So the question for the experts is: What's better? Disallowing users to go back to the sales/landing pages, and redirecting them to their content/dashboard home? or redirecting them back to the original home page when they click home?

Should the root page even be called a home page? What should it be called? How should this work?

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your bank example is flawed: the home page is your account page in your example, but if you are not logged in you will be directed to the login page. "one page" can be different for logged in vs not-logged in users obviously. –  Nanne yesterday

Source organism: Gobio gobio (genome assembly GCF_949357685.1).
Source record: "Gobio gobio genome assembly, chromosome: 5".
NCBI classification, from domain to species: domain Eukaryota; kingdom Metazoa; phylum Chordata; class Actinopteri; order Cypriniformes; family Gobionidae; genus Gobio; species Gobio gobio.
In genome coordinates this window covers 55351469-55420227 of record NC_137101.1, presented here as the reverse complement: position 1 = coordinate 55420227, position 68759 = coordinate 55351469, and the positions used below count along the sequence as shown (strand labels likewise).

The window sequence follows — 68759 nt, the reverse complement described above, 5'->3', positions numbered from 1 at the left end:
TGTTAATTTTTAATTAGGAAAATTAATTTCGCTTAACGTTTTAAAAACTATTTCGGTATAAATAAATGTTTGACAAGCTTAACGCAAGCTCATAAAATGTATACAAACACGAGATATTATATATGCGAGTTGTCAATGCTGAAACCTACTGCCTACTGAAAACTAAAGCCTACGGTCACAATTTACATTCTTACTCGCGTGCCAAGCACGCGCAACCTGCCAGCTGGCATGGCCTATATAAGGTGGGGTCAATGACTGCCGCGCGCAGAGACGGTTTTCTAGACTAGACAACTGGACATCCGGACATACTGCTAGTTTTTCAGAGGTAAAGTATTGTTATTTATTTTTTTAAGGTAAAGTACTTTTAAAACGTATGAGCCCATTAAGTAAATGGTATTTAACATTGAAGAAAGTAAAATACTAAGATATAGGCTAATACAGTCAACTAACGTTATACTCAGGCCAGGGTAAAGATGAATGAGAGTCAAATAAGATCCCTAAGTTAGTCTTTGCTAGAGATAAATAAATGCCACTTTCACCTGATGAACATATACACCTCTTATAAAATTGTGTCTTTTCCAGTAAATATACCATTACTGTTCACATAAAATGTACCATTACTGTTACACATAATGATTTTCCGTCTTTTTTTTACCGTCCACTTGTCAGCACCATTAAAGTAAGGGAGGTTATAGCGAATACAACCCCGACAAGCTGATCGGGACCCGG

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2 Answers 2

Document Hierarchy

First, you have to understand that the Home Page originates from the concept of a document hierarchy. Where the top most document is referred to as the home, and all child documents in sub-categories are it's descendants. To navigate from any given point in the hierarchy to the top was to return Home.

Document Structure When Applicable

A Home Page is only possible when a document structure exists in the current context. There are many possible website designs that don't follow a hierarchy, and therefore a home link isn't effective. pinterest.com has a never ending image feed as you scroll down, and some other websites have everything on a single page.

Why Go Home?